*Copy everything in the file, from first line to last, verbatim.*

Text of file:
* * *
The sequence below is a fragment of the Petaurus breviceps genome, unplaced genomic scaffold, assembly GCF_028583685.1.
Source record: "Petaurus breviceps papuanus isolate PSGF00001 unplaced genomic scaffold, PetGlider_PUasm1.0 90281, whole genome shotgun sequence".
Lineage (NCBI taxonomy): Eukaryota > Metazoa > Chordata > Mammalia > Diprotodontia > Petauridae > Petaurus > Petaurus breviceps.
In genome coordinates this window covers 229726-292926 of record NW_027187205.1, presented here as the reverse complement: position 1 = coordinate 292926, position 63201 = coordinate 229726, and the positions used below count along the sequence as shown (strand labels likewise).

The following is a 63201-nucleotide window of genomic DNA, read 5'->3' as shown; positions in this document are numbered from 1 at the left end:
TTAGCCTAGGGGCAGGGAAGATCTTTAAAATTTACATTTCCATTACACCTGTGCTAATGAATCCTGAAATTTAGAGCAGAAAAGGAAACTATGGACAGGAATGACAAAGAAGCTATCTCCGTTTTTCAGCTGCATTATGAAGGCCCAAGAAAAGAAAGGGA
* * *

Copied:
The sequence below is a fragment of the Petaurus breviceps genome, unplaced genomic scaffold, assembly GCF_028583685.1.
Source record: "Petaurus breviceps papuanus isolate PSGF00001 unplaced genomic scaffold, PetGlider_PUasm1.0 90281, whole genome shotgun sequence".
Lineage (NCBI taxonomy): Eukaryota > Metazoa > Chordata > Mammalia > Diprotodontia > Petauridae > Petaurus > Petaurus breviceps.
In genome coordinates this window covers 229726-292926 of record NW_027187205.1, presented here as the reverse complement: position 1 = coordinate 292926, position 63201 = coordinate 229726, and the positions used below count along the sequence as shown (strand labels likewise).

The following is a 63201-nucleotide window of genomic DNA, read 5'->3' as shown; positions in this document are numbered from 1 at the left end:
TTAGCCTAGGGGCAGGGAAGATCTTTAAAATTTACATTTCCATTACACCTGTGCTAATGAATCCTGAAATTTAGAGCAGAAAAGGAAACTATGGACAGGAATGACAAAGAAGCTATCTCCGTTTTTCAGCTGCATTATGAAGGCCCAAGAAAAGAAAGGGA